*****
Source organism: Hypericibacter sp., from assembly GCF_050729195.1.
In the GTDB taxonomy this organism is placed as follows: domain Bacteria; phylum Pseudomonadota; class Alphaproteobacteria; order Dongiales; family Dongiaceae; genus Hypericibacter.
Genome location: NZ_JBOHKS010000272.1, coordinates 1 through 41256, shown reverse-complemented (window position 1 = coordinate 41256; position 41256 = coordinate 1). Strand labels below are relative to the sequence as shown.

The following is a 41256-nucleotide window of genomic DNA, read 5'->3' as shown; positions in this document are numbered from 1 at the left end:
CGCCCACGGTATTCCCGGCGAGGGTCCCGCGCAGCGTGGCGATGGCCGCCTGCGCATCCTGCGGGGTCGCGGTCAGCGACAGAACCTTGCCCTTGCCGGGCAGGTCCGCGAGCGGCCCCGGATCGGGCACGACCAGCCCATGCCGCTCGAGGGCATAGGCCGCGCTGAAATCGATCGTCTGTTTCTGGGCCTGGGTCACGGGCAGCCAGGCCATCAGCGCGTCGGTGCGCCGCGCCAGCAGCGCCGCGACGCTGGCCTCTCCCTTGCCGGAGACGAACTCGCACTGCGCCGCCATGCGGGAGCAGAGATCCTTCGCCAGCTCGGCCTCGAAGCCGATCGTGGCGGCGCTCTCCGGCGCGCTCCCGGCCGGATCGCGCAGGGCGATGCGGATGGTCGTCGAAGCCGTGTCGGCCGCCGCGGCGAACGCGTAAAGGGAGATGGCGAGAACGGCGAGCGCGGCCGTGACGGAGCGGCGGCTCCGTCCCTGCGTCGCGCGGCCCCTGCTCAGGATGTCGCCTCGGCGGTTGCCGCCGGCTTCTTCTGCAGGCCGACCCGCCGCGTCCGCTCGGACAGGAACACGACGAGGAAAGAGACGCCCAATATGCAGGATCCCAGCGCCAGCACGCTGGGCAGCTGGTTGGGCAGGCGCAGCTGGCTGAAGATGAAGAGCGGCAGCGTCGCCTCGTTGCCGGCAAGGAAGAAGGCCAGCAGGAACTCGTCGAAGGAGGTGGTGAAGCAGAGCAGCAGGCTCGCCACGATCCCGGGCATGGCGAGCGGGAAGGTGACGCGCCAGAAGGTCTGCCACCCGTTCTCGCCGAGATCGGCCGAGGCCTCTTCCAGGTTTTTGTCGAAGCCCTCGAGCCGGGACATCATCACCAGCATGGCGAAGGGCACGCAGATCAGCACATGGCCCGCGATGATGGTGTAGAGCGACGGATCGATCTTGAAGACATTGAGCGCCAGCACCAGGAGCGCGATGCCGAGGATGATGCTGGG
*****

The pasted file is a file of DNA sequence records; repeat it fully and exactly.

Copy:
Source organism: Hypericibacter sp., from assembly GCF_050729195.1.
In the GTDB taxonomy this organism is placed as follows: domain Bacteria; phylum Pseudomonadota; class Alphaproteobacteria; order Dongiales; family Dongiaceae; genus Hypericibacter.
Genome location: NZ_JBOHKS010000272.1, coordinates 1 through 41256, shown reverse-complemented (window position 1 = coordinate 41256; position 41256 = coordinate 1). Strand labels below are relative to the sequence as shown.

The following is a 41256-nucleotide window of genomic DNA, read 5'->3' as shown; positions in this document are numbered from 1 at the left end:
CGCCCACGGTATTCCCGGCGAGGGTCCCGCGCAGCGTGGCGATGGCCGCCTGCGCATCCTGCGGGGTCGCGGTCAGCGACAGAACCTTGCCCTTGCCGGGCAGGTCCGCGAGCGGCCCCGGATCGGGCACGACCAGCCCATGCCGCTCGAGGGCATAGGCCGCGCTGAAATCGATCGTCTGTTTCTGGGCCTGGGTCACGGGCAGCCAGGCCATCAGCGCGTCGGTGCGCCGCGCCAGCAGCGCCGCGACGCTGGCCTCTCCCTTGCCGGAGACGAACTCGCACTGCGCCGCCATGCGGGAGCAGAGATCCTTCGCCAGCTCGGCCTCGAAGCCGATCGTGGCGGCGCTCTCCGGCGCGCTCCCGGCCGGATCGCGCAGGGCGATGCGGATGGTCGTCGAAGCCGTGTCGGCCGCCGCGGCGAACGCGTAAAGGGAGATGGCGAGAACGGCGAGCGCGGCCGTGACGGAGCGGCGGCTCCGTCCCTGCGTCGCGCGGCCCCTGCTCAGGATGTCGCCTCGGCGGTTGCCGCCGGCTTCTTCTGCAGGCCGACCCGCCGCGTCCGCTCGGACAGGAACACGACGAGGAAAGAGACGCCCAATATGCAGGATCCCAGCGCCAGCACGCTGGGCAGCTGGTTGGGCAGGCGCAGCTGGCTGAAGATGAAGAGCGGCAGCGTCGCCTCGTTGCCGGCAAGGAAGAAGGCCAGCAGGAACTCGTCGAAGGAGGTGGTGAAGCAGAGCAGCAGGCTCGCCACGATCCCGGGCATGGCGAGCGGGAAGGTGACGCGCCAGAAGGTCTGCCACCCGTTCTCGCCGAGATCGGCCGAGGCCTCTTCCAGGTTTTTGTCGAAGCCCTCGAGCCGGGACATCATCACCAGCATGGCGAAGGGCACGCAGATCAGCACATGGCCCGCGATGATGGTGTAGAGCGACGGATCGATCTTGAAGACATTGAGCGCCAGCACCAGGAGCGCGATGCCGAGGATGATGCTGGG